Immunity illuminator

Sanam Mustafa

Molecular Pharmacologist
University of Adelaide

I am a Research Fellow for the Centre for Nanoscale BioPhotonics (CNBP) at the University of Adelaide. The research at CNBP brings together biologists (like myself), physicists and chemists to solve real biological problems using light. My research focusses on understanding how the brain’s immune system can control human behaviour!

What is the big picture goal or purpose behind your research?

Chronic pain affects 1 in 5 adults in Australia and is estimated to cost the Australian economy $34.3 billion a year. Morphine, the current gold standard for pain relief, has many unwanted effects such as exaggerated pain and addiction. In 2017, prescription opioids were implicated in over 70% of drug-related deaths in Australia.

My research will address these issues by:

– Developing a test to quantify pain: Currently patients self-score their pain rate on a scale 1 -10. This subjective measure is problematic as individuals have different thresholds of pain and self-scoring is open to manipulation for drug seeking purposes.

– Understanding how morphine works: In order to develop effective pain relief treatments, it is crucial to understand how morphine and its related compounds work. My research will design pain relief therapies that have fewer or no side effects.

– Understanding how the immune system can control human behaviour: The immune system, which protects against sickness, can control addictive behaviours and how much stress or pain an individual feels.

What do you know about STEM now that you didn’t know at school?

I didn’t know very much about STEM when I was at school! I now know that STEM can lead to diverse and exciting careers.

What are some of the most exciting career opportunities that you see emerging in STEM?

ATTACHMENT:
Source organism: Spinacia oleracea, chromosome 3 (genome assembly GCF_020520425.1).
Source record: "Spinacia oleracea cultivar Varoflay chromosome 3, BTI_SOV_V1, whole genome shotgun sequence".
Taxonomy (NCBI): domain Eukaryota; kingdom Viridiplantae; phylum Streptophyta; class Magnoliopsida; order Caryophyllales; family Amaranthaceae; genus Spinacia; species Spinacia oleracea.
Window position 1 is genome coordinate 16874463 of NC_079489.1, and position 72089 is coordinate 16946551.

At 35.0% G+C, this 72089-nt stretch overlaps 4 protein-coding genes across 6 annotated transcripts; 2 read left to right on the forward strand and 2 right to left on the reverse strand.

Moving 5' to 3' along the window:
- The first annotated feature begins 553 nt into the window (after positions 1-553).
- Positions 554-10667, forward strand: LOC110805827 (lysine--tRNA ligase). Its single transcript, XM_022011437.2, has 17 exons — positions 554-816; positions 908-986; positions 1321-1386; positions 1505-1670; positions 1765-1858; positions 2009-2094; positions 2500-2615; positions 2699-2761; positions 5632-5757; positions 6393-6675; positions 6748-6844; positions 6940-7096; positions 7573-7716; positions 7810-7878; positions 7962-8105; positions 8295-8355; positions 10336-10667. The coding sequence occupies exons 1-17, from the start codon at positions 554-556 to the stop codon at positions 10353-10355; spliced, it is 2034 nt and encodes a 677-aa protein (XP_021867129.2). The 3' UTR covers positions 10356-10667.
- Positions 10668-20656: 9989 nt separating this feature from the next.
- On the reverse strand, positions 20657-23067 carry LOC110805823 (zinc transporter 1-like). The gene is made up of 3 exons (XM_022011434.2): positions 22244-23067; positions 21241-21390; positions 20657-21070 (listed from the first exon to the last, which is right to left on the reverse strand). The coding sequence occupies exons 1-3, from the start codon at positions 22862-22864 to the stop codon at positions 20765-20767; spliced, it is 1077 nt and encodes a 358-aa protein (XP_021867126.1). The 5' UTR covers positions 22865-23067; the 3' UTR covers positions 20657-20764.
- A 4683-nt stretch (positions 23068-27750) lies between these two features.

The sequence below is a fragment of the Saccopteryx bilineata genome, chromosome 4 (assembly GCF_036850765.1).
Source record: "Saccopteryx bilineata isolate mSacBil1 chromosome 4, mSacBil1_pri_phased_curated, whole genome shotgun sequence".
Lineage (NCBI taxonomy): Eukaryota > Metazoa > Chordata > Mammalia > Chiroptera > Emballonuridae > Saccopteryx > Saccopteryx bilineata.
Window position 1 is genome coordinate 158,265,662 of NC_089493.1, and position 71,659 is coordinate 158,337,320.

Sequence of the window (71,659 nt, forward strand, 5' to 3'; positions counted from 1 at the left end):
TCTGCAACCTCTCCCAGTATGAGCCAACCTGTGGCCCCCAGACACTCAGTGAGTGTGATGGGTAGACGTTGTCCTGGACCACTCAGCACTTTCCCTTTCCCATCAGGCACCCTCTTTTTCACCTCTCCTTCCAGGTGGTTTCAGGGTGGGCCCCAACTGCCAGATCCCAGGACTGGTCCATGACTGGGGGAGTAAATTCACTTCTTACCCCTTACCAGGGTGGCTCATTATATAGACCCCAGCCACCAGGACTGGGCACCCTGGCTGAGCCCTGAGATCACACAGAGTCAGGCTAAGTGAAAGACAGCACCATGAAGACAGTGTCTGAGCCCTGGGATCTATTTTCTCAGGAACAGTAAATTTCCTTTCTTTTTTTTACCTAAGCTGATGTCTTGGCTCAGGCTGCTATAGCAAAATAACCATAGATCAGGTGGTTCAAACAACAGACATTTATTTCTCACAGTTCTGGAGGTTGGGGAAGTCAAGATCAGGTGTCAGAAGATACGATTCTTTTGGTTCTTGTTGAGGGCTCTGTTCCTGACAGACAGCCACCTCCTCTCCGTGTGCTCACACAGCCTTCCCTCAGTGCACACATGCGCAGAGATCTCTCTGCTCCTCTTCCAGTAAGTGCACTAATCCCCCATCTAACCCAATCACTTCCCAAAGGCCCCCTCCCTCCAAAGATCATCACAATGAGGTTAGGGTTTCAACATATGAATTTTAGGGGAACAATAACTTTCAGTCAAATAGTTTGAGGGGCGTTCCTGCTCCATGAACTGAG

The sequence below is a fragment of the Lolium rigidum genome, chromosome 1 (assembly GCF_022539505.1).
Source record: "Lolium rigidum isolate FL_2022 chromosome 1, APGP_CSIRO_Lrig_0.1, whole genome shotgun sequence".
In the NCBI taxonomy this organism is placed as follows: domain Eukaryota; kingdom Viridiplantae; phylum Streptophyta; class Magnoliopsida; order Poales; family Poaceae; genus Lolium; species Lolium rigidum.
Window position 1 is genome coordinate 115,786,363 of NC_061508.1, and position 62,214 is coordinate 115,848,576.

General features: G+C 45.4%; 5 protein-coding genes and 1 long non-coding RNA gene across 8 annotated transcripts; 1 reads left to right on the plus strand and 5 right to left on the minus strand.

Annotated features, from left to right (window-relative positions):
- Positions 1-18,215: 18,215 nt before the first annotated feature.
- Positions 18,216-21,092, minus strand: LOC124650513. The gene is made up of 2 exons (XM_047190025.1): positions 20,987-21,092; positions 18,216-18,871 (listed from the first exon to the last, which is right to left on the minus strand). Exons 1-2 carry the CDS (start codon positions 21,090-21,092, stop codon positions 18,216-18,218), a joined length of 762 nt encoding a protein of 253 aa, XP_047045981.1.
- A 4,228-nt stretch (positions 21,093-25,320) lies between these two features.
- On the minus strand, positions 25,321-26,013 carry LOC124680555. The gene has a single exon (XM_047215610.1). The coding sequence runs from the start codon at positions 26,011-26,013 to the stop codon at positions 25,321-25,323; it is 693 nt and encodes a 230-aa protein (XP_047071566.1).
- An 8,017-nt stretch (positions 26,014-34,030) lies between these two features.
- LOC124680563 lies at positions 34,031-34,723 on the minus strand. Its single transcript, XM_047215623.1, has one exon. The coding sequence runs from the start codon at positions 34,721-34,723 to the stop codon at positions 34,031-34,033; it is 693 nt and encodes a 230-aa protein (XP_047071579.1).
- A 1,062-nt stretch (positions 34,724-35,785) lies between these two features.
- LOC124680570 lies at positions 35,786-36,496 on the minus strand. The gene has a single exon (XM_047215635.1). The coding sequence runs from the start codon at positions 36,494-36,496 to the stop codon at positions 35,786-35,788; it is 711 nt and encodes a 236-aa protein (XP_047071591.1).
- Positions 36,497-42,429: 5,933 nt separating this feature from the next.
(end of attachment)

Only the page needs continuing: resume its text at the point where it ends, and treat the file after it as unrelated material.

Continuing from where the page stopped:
I find the multidisciplinary approach to solving real world problems very exciting. Instead of working in isolation, all disciplines coming together to solve problems will lead to exciting career opportunities.

Why do we need more women working in STEM?

We need more women in STEM as women represent a key resource and a unique perspective. People with diverse backgrounds bring with them diverse and unique solutions to problems. If we do not tap into the skills and critical thinking women provide, we as a society are missing out.

Sanam’s career path:

>> Masters of Science (Genetics), University of Glasgow

>> Work placement, GlaxoSmithKline, England

>> PhD (Molecular Pharmacology), University of Glasgow

>> Postdoctoral Fellow, University of Western Australia

>> Research Fellow, Centre for Nanoscale BioPhotonics, University of Adelaide

Dr Sanam Mustafa immune system

“I find the multidisciplinary approach to solving real world problems very exciting.”

artificial intelligence
Larissa Fedunik-Hofman

Author: Larissa Fedunik-Hofman

Larissa is the editorial assistant for Careers with STEM and a Chemistry PhD student. Larissa’s goal is to promote public engagement with STEM through inspiring stories.

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